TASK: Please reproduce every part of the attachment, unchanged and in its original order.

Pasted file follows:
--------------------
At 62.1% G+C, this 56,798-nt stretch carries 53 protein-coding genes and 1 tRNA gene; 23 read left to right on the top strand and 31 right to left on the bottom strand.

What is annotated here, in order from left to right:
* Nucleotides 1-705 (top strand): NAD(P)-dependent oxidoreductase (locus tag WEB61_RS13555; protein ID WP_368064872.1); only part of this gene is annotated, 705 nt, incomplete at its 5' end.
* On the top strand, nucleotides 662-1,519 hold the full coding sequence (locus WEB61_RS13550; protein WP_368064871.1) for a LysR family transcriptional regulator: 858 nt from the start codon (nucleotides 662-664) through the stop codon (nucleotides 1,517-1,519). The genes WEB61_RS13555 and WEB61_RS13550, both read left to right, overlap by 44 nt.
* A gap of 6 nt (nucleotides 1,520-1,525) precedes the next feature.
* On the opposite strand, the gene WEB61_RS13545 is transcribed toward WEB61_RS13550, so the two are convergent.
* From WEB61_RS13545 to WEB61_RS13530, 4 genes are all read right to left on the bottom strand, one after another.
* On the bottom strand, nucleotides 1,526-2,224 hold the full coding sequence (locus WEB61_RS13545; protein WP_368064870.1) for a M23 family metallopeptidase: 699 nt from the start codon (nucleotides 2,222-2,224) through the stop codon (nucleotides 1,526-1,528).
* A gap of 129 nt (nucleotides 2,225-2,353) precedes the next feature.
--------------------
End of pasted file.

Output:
At 62.1% G+C, this 56,798-nt stretch carries 53 protein-coding genes and 1 tRNA gene; 23 read left to right on the top strand and 31 right to left on the bottom strand.

What is annotated here, in order from left to right:
* Nucleotides 1-705 (top strand): NAD(P)-dependent oxidoreductase (locus tag WEB61_RS13555; protein ID WP_368064872.1); only part of this gene is annotated, 705 nt, incomplete at its 5' end.
* On the top strand, nucleotides 662-1,519 hold the full coding sequence (locus WEB61_RS13550; protein WP_368064871.1) for a LysR family transcriptional regulator: 858 nt from the start codon (nucleotides 662-664) through the stop codon (nucleotides 1,517-1,519). The genes WEB61_RS13555 and WEB61_RS13550, both read left to right, overlap by 44 nt.
* A gap of 6 nt (nucleotides 1,520-1,525) precedes the next feature.
* On the opposite strand, the gene WEB61_RS13545 is transcribed toward WEB61_RS13550, so the two are convergent.
* From WEB61_RS13545 to WEB61_RS13530, 4 genes are all read right to left on the bottom strand, one after another.
* On the bottom strand, nucleotides 1,526-2,224 hold the full coding sequence (locus WEB61_RS13545; protein WP_368064870.1) for a M23 family metallopeptidase: 699 nt from the start codon (nucleotides 2,222-2,224) through the stop codon (nucleotides 1,526-1,528).
* A gap of 129 nt (nucleotides 2,225-2,353) precedes the next feature.